My prayer is that I can have more discipline in all the areas of life that will help me to understand and follow God’s will. I get more serious about my growth in the Lord’s ways during this season. Lent is meant to inspire us to overcome sinful and selfish ways and to become more like God. That starts by picking up the daily crosses we are asked to embrace.

I always pick something concrete to give up. This year it is desserts and computer games. I play games a lot more than I watch TV, and with the extra time can spend more time in prayer or doing things for others.

I also try to focus on improving an attitude or a virtue. I get many requests each day from every corner of the campus. Sometimes it feels like a burden rather than an opportunity to serve. I’m reminded of Mother Theresa’s attitude of trying to treat each request as direct from God, and find a way to say yes to whatever was asked of her. I hope to be more generous in responding to what is asked of me.


What did you give up for lent?


Enjoying beautiful weather in South Dakota

We began the new semester with Tuesday morning gathering in Our Lady of the Sioux Chapel for a prayer service. There we also announced the students who received the Leo John Dehon Service Awards for the past quarter. The students were nominated by teachers and houseparents for their attitude, help and cooperation in the school and homes. In addition to academics, we want to encourage our kids to be good and kind people as well.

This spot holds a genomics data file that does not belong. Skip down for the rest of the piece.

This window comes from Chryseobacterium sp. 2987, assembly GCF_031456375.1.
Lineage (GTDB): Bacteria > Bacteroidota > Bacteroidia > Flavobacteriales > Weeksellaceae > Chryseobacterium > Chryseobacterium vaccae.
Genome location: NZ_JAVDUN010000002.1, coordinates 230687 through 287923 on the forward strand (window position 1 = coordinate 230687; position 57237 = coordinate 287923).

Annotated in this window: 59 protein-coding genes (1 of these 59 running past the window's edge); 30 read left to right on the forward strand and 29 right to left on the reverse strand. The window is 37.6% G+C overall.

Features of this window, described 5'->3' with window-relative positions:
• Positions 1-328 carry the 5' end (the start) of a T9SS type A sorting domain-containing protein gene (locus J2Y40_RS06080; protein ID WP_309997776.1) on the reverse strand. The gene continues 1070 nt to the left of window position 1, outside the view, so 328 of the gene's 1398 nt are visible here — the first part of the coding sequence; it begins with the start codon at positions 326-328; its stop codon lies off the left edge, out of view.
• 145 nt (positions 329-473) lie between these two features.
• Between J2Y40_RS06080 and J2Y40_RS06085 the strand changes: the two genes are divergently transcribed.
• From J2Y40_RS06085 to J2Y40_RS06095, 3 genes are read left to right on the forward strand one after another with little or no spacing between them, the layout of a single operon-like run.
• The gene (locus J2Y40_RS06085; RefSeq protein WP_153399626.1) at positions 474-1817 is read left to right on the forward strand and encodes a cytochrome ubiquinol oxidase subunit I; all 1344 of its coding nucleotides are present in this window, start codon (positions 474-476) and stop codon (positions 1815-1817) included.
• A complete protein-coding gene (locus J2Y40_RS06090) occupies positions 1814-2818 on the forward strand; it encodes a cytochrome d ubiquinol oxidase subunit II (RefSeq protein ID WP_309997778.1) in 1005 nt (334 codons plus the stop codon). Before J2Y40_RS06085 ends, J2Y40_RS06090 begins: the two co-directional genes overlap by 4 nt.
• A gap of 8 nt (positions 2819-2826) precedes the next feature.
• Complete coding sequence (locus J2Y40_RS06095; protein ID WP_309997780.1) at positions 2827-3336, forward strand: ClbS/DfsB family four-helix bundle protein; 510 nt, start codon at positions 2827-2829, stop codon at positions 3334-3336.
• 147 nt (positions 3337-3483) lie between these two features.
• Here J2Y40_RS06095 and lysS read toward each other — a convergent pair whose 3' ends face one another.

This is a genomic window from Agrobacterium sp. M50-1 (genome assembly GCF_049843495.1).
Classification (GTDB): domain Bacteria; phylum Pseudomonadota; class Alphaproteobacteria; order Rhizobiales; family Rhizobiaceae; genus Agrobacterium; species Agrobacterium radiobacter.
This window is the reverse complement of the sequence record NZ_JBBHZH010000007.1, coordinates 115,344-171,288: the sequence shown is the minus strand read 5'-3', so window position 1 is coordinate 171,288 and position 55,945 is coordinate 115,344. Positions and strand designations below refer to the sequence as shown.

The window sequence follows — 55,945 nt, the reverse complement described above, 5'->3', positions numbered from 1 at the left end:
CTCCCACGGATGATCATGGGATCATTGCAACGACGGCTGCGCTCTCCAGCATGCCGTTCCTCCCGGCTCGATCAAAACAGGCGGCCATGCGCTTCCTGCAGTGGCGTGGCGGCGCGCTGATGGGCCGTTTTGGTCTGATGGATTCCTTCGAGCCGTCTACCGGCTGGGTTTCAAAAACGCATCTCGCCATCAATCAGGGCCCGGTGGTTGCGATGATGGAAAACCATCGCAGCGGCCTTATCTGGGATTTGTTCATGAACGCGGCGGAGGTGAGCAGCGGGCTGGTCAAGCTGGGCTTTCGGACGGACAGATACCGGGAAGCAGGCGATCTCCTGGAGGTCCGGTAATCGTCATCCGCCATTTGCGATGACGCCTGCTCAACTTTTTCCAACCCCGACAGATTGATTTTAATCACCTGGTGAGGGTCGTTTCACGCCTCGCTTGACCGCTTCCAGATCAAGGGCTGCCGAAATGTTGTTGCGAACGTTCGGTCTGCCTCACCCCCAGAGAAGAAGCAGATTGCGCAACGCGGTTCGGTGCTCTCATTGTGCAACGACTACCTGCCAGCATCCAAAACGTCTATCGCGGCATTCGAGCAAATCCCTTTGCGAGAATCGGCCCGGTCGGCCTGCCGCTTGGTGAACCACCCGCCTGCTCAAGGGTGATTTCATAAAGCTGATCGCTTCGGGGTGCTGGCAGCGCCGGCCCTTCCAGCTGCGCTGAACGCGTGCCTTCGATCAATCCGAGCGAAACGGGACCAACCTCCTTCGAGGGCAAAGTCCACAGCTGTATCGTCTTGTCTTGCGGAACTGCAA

While last week was calm and quiet with long blocks of time to work away on projects, the first few days of the new semester felt frantic. As all the Child Services people got back to their computers after a couple of weeks off, the electronic communications that I thought I’d cleared up, started coming in at a pace faster than I could answer.

I’ve also been participating in a series of meetings with many different departments to listen to their questions and feedback as we prepare to launch our 2015 Strategic Plan. We hope to finalize it by the end of the month, but even by raising the questions and setting goals we have already begun laying the groundwork in the many areas we want to improve.

The bar joists for the Akta Lakota Museum expansion have arrived,  within the next week we’ll start to see the roof go up and the completion of the exterior frame. January in South Dakota is usually bundle up weather, but today we set a record high for this date with a balmy 66 degrees. A year ago we were in the midst of a long cold winter where such work wouldn’t have even been attempted.

Most of our Native American students have returned, but a few are still out. A few had transportation problems. One family is still out because of a funeral. One child has the flu and wouldn’t have been able to go to class even if he made it here. The high school program opened up all four of its homes and campus is starting to get back to its normal rhythms.

The kids loved unusually nice January weather!
The kids loved unusually nice January weather!

With the spring like weather, the students were out in full-force after school playing tetherball, football, tag, basketball and jumping rope.  First grader Treshawn repeatedly bemoaned the fact that we put the bicycles into storage for the winter since it was perfect riding weather. I joined in at the basketball hoop in front of the Benedict Homes and played with the 1st-4th graders. They’re used a lot of one-on-one moves, but I taught a few of them the basics of the give and go. A few of them got the hang of cutting to the basket and receiving a pass – wide open for the layup. Next we’ll have to teach the rest the concept of defending!